—There were other writers whose haunts we saw flashes of—August Wilson, Sherwood Anderson, Edward Bellamy, Walt Whitman, and on and on and on. As long as I was teaching, there seemed an endless supply of places to go, sites to see.
And then in June 2011, I retired.
Now what? Am I doomed to endless hours on the porch swing reading publications of the AARP?
Nope. John O’Hara rode to the rescue.
For a number of years I’d taught a short story by John O’Hara—“Do You Like It Here?”—a story about a new kid at a prep school, a kid whom the headmaster accuses of stealing a watch. I’d first read it back in college in a creative writing class taught by my favorite professor, Abe C. Ravitz. We were working on dialogue at the time, and dialogue is one of O’Hara’s strengths. But I didn’t really know much about O’Hara (1905–1970). I knew he’d written BUtterfield 8 and From the Terrace and some other racy and popular novels (novels my parents did not read, did not have in the house), but I knew virtually nothing about his life, his career.
So I’d bought Geoffrey Wolff’s 2003 biography, The Art of Burning Bridges: A Life of John O’Hara, and consumed it. Then I thought I’d read O’Hara’s first book, the short novel Appointment in Samarra, 1934, just to see. I liked it. So I moved on to the next title, The Doctor’s Son and Other Stories, 1935.
And then I was hooked. I was ordering all his titles, driving—several times—over to Pottsville, Pennsylvania, where he grew up (and which is the “Gibbsville” of much of his best fiction), to Princeton (his final home is there, his simple grave at Princeton Cemetery), and to State College, Pennsylvania, where the Special Collections Library holds many of O’Hara’s papers—and where they have re-built O’Hara’s study from his Princeton home, Linebrook, using his original furniture, books, knickknacks, wall adornments, and so on.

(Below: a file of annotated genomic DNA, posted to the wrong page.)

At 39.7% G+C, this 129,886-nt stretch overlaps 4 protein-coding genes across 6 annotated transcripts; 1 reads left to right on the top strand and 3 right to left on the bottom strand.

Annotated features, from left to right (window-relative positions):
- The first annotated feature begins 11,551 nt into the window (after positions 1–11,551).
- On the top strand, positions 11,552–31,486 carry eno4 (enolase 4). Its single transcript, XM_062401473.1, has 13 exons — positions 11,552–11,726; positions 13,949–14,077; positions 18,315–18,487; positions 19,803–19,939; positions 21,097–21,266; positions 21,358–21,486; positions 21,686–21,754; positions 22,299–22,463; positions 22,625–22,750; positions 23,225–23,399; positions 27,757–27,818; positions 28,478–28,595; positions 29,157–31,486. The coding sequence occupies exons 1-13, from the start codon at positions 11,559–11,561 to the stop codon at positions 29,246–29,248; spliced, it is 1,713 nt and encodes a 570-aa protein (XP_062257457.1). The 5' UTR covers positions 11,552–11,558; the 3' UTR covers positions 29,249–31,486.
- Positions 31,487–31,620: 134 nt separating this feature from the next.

I’ve missed my students, my colleagues, the classroom colloquies. In some ways, retirement has meant a painful separation.
But I always remember a line from the mouth of Macbeth: “The labour we delight in physics pain.”
And so it does. And so, in some ways, I continue the “labour” of my career, “labour,” which of course, also goes by the name of “love.”
“The affectionate recollection and admiration of the dead,” wrote Godwin in Essay on Sepulchres, “will act gently upon our spirits, and fill us with a composed seriousness, favourable to the best and most honourable contemplations.”
Or so we can hope … and so I’ve always found … and so I hope always to find.